Next start draping the Back, even though we have not finished in the Front yet.
Attach the muslin in position and pin down the Centre Back. Smooth to the Base Armhole and pin at the Side Seam.
Mark the Neckline and trim to the Princess line in the Back Top, the rest of the Back Top can be marked in once you have decided on the Side Seam position.
Next I think is the hardest part of the draping, there is no hard science to this, but it is where the creativity takes over. You need to access how much flare you want to have in both Front and Back which is a combination of design and wearing ease. Everything will be led by this decision and you may need to go back and change things like amount of ease in the side and the dart size and position, so take the time to play a little until you get this how you like it.
Start by trimming and clipping the Back armhole to ensure that everything is settling into place.
Join the Front to the Back in the sides at the armhole base, you will need to unpin any pins in the side seam to get the pieces joined together on the outside. Consider wearing ease while you do this for the top section of the Side Seam.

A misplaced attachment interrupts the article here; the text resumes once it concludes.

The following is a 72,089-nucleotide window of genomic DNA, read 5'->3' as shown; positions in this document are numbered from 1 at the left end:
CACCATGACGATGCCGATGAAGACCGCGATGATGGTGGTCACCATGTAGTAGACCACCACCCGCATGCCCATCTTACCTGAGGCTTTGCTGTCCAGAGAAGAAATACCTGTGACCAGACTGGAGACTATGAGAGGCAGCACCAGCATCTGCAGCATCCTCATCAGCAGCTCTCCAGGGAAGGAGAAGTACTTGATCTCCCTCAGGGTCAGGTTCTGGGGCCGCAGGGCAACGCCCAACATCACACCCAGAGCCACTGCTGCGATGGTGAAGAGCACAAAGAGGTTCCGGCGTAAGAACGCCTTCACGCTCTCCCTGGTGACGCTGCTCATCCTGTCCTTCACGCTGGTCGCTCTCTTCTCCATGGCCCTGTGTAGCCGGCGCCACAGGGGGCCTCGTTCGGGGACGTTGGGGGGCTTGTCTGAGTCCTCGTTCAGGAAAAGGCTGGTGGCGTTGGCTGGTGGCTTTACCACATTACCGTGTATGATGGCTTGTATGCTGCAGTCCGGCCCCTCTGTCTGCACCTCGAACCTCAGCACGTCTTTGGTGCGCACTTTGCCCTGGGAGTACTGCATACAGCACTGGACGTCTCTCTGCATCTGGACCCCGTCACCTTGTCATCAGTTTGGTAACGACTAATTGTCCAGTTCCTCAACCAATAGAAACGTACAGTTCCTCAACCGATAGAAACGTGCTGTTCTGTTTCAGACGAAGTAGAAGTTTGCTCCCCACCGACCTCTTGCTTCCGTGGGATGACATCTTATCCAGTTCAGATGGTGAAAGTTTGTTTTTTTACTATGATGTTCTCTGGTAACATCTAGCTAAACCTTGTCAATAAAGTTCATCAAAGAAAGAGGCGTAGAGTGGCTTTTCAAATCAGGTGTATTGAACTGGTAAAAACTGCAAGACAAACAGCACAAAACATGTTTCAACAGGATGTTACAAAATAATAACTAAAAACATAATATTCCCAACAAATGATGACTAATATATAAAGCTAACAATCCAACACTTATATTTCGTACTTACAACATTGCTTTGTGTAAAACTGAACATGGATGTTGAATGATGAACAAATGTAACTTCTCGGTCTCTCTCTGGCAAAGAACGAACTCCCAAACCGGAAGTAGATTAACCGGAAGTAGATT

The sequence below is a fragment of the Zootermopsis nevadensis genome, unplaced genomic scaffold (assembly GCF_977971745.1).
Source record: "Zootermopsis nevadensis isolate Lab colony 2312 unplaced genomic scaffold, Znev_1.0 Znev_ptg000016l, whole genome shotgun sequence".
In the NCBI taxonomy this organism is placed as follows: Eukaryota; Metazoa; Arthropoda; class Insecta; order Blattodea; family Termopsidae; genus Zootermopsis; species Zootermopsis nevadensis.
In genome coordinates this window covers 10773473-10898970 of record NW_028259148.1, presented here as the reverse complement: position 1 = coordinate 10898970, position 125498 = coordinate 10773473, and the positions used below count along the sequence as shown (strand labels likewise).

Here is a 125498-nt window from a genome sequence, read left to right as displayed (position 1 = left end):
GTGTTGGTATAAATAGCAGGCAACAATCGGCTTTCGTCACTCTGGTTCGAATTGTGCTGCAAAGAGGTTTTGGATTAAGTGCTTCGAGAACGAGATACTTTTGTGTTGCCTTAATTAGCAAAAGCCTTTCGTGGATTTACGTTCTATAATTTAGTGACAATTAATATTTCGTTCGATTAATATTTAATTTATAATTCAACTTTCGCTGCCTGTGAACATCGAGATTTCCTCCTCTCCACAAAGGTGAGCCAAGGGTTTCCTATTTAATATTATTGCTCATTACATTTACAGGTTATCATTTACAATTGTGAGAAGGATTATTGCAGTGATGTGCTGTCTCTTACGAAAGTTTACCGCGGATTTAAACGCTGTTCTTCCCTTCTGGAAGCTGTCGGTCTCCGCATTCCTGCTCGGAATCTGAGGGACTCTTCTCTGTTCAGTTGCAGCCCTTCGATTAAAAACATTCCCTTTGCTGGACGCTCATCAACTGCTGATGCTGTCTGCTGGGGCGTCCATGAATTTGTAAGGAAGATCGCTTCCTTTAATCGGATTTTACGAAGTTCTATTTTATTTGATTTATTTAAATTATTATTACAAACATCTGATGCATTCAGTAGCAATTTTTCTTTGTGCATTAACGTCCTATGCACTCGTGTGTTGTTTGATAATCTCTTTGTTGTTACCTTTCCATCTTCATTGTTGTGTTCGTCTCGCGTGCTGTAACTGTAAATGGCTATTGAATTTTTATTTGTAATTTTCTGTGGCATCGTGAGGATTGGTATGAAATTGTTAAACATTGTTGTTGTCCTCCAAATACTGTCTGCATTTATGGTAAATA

Holding the Front and Back pieces together at the base pull them away from the Body Form to get the flare that you want and then pin the rest of the Side Seam.
Then repeat on the other side.
This could take a little experimental time to get it perfect. You could have a play with the amount of ease to see what this looks like before you start to excessively trim fabric off.
Trim off most of the excess in the Side Seam but only when you are sure that you have enough flare and that it is even on both sides.
Then down to the Base allowing around 1” of flare in the Base at least. Trim off any excess.
When you have done this on each side mark of the rest of the armhole for the Back.
Then unpin the Centre Front/Back to let the top hang, this will relax all the fabric that has any tension that we saw earlier.
Step back and check the shape, ensure that it is not pushing out in the Front or the Back.
Alter the sides if necessary, the seam should still hang centrally between Front and Back and be vertical and straight and not leaning into the Front or the Back.
When you are happy with the amount of flare mark out the Side Seams for the Front and the Back on both sides, mark out the darts. Trim down the seam allowances to about 1” and then fold over the Front Side seam onto the Back and stand back and look at the shape for a final check.
Mark a point for the base in Centre Front/Back and the Side Seams.
Unpin the Front and the Back (but don’t remove your tape yet).
The patterns look a little rough at this point but not to worry everything will be made perfect when the paper pattern is made. I do prefer to make a paper pattern it helps tidy things up a little.